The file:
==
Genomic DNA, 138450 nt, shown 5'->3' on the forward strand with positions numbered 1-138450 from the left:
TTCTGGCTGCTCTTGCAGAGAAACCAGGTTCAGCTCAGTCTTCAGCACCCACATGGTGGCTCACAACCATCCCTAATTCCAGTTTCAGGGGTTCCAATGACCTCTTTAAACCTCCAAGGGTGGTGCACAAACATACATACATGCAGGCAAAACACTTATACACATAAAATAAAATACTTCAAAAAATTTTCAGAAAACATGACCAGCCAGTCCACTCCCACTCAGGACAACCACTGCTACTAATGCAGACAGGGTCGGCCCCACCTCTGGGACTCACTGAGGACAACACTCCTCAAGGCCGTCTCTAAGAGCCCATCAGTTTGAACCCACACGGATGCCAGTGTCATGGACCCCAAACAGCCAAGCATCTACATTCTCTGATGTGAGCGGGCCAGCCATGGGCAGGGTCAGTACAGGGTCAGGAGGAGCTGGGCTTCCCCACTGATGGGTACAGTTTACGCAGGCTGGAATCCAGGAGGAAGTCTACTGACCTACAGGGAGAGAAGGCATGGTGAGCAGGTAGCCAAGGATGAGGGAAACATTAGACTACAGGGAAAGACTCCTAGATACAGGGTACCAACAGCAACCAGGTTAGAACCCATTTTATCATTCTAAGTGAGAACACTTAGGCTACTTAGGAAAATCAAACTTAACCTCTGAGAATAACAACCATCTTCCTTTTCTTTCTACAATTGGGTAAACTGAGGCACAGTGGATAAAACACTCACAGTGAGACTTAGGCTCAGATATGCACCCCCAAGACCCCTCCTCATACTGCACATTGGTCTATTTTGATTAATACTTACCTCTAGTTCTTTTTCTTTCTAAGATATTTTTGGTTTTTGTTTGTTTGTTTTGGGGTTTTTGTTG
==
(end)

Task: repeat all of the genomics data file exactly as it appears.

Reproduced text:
Genomic DNA, 138450 nt, shown 5'->3' on the forward strand with positions numbered 1-138450 from the left:
TTCTGGCTGCTCTTGCAGAGAAACCAGGTTCAGCTCAGTCTTCAGCACCCACATGGTGGCTCACAACCATCCCTAATTCCAGTTTCAGGGGTTCCAATGACCTCTTTAAACCTCCAAGGGTGGTGCACAAACATACATACATGCAGGCAAAACACTTATACACATAAAATAAAATACTTCAAAAAATTTTCAGAAAACATGACCAGCCAGTCCACTCCCACTCAGGACAACCACTGCTACTAATGCAGACAGGGTCGGCCCCACCTCTGGGACTCACTGAGGACAACACTCCTCAAGGCCGTCTCTAAGAGCCCATCAGTTTGAACCCACACGGATGCCAGTGTCATGGACCCCAAACAGCCAAGCATCTACATTCTCTGATGTGAGCGGGCCAGCCATGGGCAGGGTCAGTACAGGGTCAGGAGGAGCTGGGCTTCCCCACTGATGGGTACAGTTTACGCAGGCTGGAATCCAGGAGGAAGTCTACTGACCTACAGGGAGAGAAGGCATGGTGAGCAGGTAGCCAAGGATGAGGGAAACATTAGACTACAGGGAAAGACTCCTAGATACAGGGTACCAACAGCAACCAGGTTAGAACCCATTTTATCATTCTAAGTGAGAACACTTAGGCTACTTAGGAAAATCAAACTTAACCTCTGAGAATAACAACCATCTTCCTTTTCTTTCTACAATTGGGTAAACTGAGGCACAGTGGATAAAACACTCACAGTGAGACTTAGGCTCAGATATGCACCCCCAAGACCCCTCCTCATACTGCACATTGGTCTATTTTGATTAATACTTACCTCTAGTTCTTTTTCTTTCTAAGATATTTTTGGTTTTTGTTTGTTTGTTTTGGGGTTTTTGTTG